No matter what time of day or night, the food court outside security at the Lima airport is always hopping with travelers getting a bite to eat and sometimes a quick nap.

There’s an art to sleeping in airports. I’ve done it my fair share of times whether because of missed connections, bad weather, or not making a standby list. Some airports make it really easy, like with Munich’s NapCabs. But even in an airport without sleeping amenities, it can be done. I sometimes even plan on it in advance, like on my recent trip to Peru. Luckily staying the night in Jorge Chavez International Airport in Lima was even easier and safer than my research led me to believe.

My friend Colina and I were scheduled to get into Lima airport near midnight on one airline, then leave for Cusco first thing the following morning on a separate carrier. We had about six hours in between our flights. We looked into getting a hotel, but realized we’d end up spending just as much time in transit as we would getting rest. Plus all the hotels nearby were prohibitively expensive. So we decided in advance to stay the night at the airport.

Because we were arriving internationally, we were required to go through customs immediately and leave the secured area of the airport. We tried to immediately go through security again into the domestic travel area, but couldn’t because even though the airport is open 24 hours a day, our particular airline was not. They didn’t have self-check in so we couldn’t get past security until they opened their ticketing window at 5 am.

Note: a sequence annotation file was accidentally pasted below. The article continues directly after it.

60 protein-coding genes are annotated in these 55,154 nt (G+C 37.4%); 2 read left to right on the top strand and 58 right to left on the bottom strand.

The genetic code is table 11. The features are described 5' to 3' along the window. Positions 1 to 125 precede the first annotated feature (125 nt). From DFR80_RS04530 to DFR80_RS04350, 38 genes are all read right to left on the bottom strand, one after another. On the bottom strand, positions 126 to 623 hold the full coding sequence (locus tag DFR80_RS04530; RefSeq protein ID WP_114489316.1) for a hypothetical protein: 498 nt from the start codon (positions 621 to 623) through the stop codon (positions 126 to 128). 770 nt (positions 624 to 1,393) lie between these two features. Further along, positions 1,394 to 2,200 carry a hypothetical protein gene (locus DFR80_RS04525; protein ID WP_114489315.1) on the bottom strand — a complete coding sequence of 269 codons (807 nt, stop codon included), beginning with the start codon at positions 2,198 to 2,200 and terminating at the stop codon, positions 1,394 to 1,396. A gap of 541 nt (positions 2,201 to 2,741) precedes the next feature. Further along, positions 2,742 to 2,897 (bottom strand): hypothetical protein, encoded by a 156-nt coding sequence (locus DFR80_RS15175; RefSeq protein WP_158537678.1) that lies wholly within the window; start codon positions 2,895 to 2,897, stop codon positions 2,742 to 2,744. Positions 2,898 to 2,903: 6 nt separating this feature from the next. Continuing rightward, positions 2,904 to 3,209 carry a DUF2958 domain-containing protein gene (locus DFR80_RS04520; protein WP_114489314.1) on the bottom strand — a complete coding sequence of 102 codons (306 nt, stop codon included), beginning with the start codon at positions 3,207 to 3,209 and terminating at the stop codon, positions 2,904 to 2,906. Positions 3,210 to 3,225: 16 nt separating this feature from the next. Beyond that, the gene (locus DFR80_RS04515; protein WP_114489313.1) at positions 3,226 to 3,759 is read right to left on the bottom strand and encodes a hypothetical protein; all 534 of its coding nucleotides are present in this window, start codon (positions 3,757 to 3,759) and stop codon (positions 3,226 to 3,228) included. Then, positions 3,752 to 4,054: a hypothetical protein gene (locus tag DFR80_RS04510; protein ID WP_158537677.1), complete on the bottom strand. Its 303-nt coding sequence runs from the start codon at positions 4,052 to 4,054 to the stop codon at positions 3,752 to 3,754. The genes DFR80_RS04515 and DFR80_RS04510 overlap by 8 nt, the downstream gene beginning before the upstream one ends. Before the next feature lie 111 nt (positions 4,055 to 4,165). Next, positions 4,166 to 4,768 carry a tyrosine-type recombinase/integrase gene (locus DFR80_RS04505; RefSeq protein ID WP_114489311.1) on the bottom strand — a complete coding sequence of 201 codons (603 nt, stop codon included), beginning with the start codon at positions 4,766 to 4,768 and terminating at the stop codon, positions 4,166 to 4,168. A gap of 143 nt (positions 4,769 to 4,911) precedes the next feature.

As a result, we spent the night on the ground and ended up getting about an of sleep, with each of us taking turns keeping watch over the bags. We probably could have slept more, but we spent some time exploring the airport, eating food, catching up, and contending with jet lag.

Only some airlines have self check-in at the airport kiosks at #lima #airport

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In the past I’d only ever stayed the night in airports post-security, so I was a little concerned that it might by a bit sketchy for two women to stay in an unsecured public area in the middle of the night. But I read online about a food court that travelers hang out at all night long that seemed alright. So we decided to give it a shot and it paid off.

Where to hang out while waiting: The main place travelers hang out on long connections is the food court. It’s outside security and open to the public all night long. But it’s clean, filled with local and international tourists, and feels safe.

How to get there: After leaving customs and entering the unsecured area of the airport, look for escalators going upstairs. Walk past the baggage claim offices towards a shopping area with a food court at its center.

When it’s open. Anytime. Like literally, it’s open all night long. At one point around 3 am, cleaning crews began stacking chairs and I thought we might get kicked out. But all they did was close up about a quarter of it, clean it, then reopen it again before going onto the next session.

Where to sleep: Any of the hallways leading off the food court. The closer you are to the food court, the noiserer it is. But it’s also safer because there are more people hanging out. Plus the food court as far in from the street you can get outside security, which means fewer mosquitos.